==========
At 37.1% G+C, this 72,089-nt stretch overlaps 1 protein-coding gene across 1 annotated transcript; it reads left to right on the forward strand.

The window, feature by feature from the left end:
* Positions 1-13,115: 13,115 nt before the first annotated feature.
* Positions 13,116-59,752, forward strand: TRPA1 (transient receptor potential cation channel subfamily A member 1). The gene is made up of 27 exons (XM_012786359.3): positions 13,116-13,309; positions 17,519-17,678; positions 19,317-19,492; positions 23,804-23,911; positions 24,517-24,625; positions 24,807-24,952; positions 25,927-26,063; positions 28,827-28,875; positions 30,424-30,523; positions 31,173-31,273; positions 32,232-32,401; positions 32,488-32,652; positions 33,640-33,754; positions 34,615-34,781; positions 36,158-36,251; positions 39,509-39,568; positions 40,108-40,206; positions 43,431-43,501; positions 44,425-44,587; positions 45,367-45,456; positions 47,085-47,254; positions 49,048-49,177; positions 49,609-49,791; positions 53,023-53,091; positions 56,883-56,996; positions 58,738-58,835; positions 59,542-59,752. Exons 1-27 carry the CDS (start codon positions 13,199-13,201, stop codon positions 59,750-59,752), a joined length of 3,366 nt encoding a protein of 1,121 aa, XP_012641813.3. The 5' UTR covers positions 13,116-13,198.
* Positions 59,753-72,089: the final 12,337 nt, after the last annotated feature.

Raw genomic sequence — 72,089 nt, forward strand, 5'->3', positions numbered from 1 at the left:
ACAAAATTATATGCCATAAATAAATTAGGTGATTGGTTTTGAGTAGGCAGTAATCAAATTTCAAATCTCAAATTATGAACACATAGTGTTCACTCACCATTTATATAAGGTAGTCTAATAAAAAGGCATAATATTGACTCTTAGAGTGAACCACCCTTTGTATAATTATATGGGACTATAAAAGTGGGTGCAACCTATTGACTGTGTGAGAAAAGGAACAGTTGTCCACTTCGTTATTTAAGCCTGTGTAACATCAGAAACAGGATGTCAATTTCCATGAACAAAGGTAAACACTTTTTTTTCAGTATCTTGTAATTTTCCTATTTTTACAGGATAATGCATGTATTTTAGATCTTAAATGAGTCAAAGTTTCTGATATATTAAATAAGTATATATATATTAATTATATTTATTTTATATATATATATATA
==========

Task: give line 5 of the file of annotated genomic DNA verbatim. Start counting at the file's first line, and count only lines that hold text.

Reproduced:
* Positions 59,753-72,089: the final 12,337 nt, after the last annotated feature.